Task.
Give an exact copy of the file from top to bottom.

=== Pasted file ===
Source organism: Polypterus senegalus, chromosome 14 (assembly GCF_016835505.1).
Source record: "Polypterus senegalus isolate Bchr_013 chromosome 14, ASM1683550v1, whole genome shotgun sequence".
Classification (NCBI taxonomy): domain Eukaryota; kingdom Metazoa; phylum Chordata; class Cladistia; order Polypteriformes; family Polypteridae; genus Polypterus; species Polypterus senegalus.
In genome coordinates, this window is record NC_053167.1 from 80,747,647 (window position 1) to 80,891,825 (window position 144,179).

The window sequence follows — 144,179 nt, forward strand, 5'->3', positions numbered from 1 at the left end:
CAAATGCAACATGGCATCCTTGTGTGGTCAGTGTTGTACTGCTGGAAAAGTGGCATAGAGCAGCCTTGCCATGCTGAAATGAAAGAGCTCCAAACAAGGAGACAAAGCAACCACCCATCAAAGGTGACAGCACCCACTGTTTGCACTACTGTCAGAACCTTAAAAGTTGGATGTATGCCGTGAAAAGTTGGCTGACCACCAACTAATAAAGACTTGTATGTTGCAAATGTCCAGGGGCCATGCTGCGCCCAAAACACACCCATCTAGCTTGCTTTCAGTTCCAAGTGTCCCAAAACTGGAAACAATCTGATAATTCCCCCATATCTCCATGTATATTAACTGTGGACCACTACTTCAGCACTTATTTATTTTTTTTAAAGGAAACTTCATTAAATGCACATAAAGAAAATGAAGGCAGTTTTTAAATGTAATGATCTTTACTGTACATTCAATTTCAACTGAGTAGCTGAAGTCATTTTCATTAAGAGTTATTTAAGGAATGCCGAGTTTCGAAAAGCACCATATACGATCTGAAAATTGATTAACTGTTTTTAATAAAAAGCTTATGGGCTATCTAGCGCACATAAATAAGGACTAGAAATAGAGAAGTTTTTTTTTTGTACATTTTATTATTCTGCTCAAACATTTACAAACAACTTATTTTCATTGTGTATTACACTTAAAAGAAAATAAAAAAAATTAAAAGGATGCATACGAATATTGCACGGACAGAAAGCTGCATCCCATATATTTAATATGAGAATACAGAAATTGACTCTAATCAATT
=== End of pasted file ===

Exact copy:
Source organism: Polypterus senegalus, chromosome 14 (assembly GCF_016835505.1).
Source record: "Polypterus senegalus isolate Bchr_013 chromosome 14, ASM1683550v1, whole genome shotgun sequence".
Classification (NCBI taxonomy): domain Eukaryota; kingdom Metazoa; phylum Chordata; class Cladistia; order Polypteriformes; family Polypteridae; genus Polypterus; species Polypterus senegalus.
In genome coordinates, this window is record NC_053167.1 from 80,747,647 (window position 1) to 80,891,825 (window position 144,179).

The window sequence follows — 144,179 nt, forward strand, 5'->3', positions numbered from 1 at the left end:
CAAATGCAACATGGCATCCTTGTGTGGTCAGTGTTGTACTGCTGGAAAAGTGGCATAGAGCAGCCTTGCCATGCTGAAATGAAAGAGCTCCAAACAAGGAGACAAAGCAACCACCCATCAAAGGTGACAGCACCCACTGTTTGCACTACTGTCAGAACCTTAAAAGTTGGATGTATGCCGTGAAAAGTTGGCTGACCACCAACTAATAAAGACTTGTATGTTGCAAATGTCCAGGGGCCATGCTGCGCCCAAAACACACCCATCTAGCTTGCTTTCAGTTCCAAGTGTCCCAAAACTGGAAACAATCTGATAATTCCCCCATATCTCCATGTATATTAACTGTGGACCACTACTTCAGCACTTATTTATTTTTTTTAAAGGAAACTTCATTAAATGCACATAAAGAAAATGAAGGCAGTTTTTAAATGTAATGATCTTTACTGTACATTCAATTTCAACTGAGTAGCTGAAGTCATTTTCATTAAGAGTTATTTAAGGAATGCCGAGTTTCGAAAAGCACCATATACGATCTGAAAATTGATTAACTGTTTTTAATAAAAAGCTTATGGGCTATCTAGCGCACATAAATAAGGACTAGAAATAGAGAAGTTTTTTTTTTGTACATTTTATTATTCTGCTCAAACATTTACAAACAACTTATTTTCATTGTGTATTACACTTAAAAGAAAATAAAAAAAATTAAAAGGATGCATACGAATATTGCACGGACAGAAAGCTGCATCCCATATATTTAATATGAGAATACAGAAATTGACTCTAATCAATT